Sen. Isakson Chief of Staff Chris Carr Learns about Georgia Tech Manufacturing Research
Posted Aug 13, 2013 | Atlanta, GA
As part of a campus visit, Chris Carr, Chief of Staff for U.S. Sen. Johnny Isakson, stopped by the Georgia Tech Manufacturing Institute on Aug. 13 to learn the latest advances in manufacturing research. Dr. Ben Wang, GTMI Executive Director, guided Carr through several GTMI research facilities, including the high-bay area and the digital printing lab.
As part of his campus visit, Sen. Isakson Chief of Staff Chris Carr learns about the applications for digital printing from Georgia Tech Manufacturing Institute research students.
“Visits like this one with Chris are critical to GTMI’s mission,” said Dr. Wang. “We are trying build bridges between manufacturing research, industry, and our policy makers to improve manufacturing competitiveness in the U.S. These visits allow us to provide information on the types of research that are taking place here at GTMI and why this research is important to meet certain challenges faced by U.S. manufacturers. This sort of discussion provides our policymakers with a well-rounded perspective of what manufacturers are facing in today’s marketplace.”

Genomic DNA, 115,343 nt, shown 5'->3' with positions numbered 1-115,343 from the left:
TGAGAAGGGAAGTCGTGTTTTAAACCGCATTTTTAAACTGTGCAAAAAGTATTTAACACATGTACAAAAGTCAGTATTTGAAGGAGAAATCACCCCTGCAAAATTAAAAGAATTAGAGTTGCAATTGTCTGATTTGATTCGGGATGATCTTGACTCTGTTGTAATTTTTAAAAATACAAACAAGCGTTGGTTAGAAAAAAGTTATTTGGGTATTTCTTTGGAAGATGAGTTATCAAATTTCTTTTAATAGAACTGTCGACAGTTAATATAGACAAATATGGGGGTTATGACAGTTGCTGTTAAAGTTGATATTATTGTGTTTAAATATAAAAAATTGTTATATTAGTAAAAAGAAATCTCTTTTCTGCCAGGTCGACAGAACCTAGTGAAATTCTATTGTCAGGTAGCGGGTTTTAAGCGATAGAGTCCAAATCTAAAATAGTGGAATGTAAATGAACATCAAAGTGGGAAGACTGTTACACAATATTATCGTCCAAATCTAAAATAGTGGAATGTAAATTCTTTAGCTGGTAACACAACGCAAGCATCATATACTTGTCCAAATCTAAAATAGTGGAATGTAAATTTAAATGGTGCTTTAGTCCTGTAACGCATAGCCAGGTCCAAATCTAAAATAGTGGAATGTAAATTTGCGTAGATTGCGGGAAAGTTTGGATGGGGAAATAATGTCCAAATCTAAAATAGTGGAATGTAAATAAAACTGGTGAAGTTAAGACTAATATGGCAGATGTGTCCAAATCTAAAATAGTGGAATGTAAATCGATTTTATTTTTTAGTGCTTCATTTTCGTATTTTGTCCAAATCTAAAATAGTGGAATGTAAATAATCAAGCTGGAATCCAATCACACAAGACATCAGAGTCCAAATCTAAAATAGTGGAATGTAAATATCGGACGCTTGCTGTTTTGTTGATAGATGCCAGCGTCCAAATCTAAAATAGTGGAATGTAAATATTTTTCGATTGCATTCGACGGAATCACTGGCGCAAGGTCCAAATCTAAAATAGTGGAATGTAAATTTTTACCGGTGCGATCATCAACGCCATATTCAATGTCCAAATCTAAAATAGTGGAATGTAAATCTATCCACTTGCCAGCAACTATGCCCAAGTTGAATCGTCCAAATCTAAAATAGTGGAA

As part of the visit, GTMI research students Christopher Oberste and Geoffrey Adams presented key research being conducted in the GTMI Digital Printing Lab. Discussion centered on prosthetic research being performed on behalf of the U.S. Department of Veterans Affairs. The researchers are using 3D printing and printed electronics to improve the comfort of prosthetics used by military amputees. Socket comfort will be improved by 3D printing softer, more pliable materials within the socket that contact the skin, while printed electronics will be used to monitor internal socket temperatures and to identify pressure points.
Carr also visited with Dr. Rhett Mayor, associate professor with the George W. Woodruff School of Mechanical Engineering. Dr. Mayor provided details on micro-manufacturing and new heat transfer technologies. These technologies and manufacturing processes are currently being studied by aerospace manufacturers looking to improve efficiencies in engines and overall system efficiencies through weight reduction and better energy transfer.
Carr’s visit to the Georgia Tech campus also included meetings regarding Georgia Tech’s economic development footprint and the university’s efforts to solve transportation issues at both the local and national levels. He also visited the Integrated Blast Effect Sensor Suite at the Georgia Tech Research Institute.